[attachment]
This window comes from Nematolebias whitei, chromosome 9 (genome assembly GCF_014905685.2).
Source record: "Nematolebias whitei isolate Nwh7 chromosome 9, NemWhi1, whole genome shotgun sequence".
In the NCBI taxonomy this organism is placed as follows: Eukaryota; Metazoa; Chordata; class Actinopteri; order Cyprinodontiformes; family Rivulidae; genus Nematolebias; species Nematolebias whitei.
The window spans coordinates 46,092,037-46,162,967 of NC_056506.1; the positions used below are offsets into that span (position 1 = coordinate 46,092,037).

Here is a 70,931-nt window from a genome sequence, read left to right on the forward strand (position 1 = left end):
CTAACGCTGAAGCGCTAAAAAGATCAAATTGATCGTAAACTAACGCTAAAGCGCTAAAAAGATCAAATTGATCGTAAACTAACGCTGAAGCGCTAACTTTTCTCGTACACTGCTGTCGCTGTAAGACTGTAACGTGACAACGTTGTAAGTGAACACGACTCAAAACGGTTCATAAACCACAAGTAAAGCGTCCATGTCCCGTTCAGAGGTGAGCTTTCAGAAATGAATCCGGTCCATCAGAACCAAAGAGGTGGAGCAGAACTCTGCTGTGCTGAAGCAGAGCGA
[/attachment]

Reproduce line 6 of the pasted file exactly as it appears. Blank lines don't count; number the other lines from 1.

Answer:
CTAACGCTGAAGCGCTAAAAAGATCAAATTGATCGTAAACTAACGCTAAAGCGCTAAAAAGATCAAATTGATCGTAAACTAACGCTGAAGCGCTAACTTTTCTCGTACACTGCTGTCGCTGTAAGACTGTAACGTGACAACGTTGTAAGTGAACACGACTCAAAACGGTTCATAAACCACAAGTAAAGCGTCCATGTCCCGTTCAGAGGTGAGCTTTCAGAAATGAATCCGGTCCATCAGAACCAAAGAGGTGGAGCAGAACTCTGCTGTGCTGAAGCAGAGCGA